You mean humanity needs to push to get on a different track sometimes. Yes, because right now what path I take probably doesn’t matter in the bigger picture really, but the way that we are interacting with robots right now, the way they were teaching people, like not intentionally, but we are inadvertently teaching people to interact with them when we’re setting up research designs and framing situations and making promo material.
We are teaching people because we’re giving them a sense, making cues, you should make sense of it in this way. And we were doing that. I think we should, we should really think about and ask ourselves what kind of path we want people to take in the future.
What path is the best way?
Not again with the picture that you showed me earlier, not not in the short run in the long run um because right now we’ve sort of like just taking it one step at a time so we can do this with them then let’s do that. Okay, but what in 50 years? But where does that get us when we start doing that with them? That’s very abstract said. But yeah let’s see. So moving a little bit back, I’d like to talk a little bit about philosophy and so I’m an engineer, I don’t know very much about philosophy, I’m assuming some people don’t either.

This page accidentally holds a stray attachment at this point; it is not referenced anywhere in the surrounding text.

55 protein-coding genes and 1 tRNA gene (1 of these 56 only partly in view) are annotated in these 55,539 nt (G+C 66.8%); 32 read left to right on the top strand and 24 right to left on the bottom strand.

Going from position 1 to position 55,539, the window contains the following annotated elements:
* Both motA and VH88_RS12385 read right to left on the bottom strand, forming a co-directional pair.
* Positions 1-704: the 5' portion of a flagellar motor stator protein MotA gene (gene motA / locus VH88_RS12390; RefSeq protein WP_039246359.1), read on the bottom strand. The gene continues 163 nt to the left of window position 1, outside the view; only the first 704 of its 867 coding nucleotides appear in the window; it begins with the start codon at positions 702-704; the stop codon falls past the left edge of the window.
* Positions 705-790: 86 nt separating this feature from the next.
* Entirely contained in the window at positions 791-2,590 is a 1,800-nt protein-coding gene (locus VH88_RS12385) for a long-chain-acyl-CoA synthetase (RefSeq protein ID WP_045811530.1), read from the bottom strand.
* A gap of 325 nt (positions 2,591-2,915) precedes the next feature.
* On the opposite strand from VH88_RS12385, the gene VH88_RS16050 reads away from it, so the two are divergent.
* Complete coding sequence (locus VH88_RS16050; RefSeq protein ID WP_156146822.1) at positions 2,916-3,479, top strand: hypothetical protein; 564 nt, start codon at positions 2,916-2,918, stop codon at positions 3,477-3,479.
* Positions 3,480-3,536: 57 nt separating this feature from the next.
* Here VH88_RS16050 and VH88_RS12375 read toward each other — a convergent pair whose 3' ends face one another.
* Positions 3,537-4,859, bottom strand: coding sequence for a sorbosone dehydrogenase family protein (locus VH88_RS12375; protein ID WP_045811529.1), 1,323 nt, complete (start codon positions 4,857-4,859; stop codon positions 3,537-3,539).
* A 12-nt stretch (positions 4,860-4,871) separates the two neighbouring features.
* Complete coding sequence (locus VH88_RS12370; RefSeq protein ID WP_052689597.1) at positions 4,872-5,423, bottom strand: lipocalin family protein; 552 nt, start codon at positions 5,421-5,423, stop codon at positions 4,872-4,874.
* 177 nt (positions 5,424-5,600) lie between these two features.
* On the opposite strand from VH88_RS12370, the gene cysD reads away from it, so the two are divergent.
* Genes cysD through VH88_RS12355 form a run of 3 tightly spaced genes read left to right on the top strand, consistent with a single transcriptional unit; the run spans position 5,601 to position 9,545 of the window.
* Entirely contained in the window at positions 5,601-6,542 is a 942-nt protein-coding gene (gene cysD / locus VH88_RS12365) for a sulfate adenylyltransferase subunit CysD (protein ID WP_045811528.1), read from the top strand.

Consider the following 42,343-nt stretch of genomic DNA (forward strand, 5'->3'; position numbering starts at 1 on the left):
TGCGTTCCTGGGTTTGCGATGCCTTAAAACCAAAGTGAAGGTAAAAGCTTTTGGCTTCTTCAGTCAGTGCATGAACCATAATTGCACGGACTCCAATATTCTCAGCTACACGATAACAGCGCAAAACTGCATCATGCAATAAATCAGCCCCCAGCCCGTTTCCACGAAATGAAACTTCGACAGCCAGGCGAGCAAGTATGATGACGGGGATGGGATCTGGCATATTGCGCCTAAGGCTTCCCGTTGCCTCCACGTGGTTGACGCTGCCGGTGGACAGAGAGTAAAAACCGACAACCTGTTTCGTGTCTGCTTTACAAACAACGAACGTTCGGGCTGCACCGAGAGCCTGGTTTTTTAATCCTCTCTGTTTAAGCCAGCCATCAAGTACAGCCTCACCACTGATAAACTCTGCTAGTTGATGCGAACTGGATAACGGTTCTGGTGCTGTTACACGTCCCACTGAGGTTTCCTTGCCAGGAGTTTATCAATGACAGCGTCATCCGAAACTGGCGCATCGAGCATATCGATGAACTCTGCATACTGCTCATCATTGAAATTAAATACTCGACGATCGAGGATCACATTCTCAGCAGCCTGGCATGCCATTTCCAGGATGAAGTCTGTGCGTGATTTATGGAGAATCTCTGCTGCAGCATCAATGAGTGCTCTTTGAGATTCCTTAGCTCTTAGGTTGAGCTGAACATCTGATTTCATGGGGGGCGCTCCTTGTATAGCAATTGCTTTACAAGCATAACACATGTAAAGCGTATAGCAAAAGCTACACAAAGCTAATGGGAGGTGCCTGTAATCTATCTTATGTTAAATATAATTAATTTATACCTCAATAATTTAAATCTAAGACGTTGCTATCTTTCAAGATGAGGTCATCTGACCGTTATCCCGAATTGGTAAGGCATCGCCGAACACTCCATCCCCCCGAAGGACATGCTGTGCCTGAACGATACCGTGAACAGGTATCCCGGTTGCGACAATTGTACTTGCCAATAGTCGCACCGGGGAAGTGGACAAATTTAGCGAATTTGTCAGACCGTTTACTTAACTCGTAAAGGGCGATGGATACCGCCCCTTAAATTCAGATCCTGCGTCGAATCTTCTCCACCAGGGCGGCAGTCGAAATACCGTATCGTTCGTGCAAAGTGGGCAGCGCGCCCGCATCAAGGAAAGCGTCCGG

Things you can learn from studying philosophy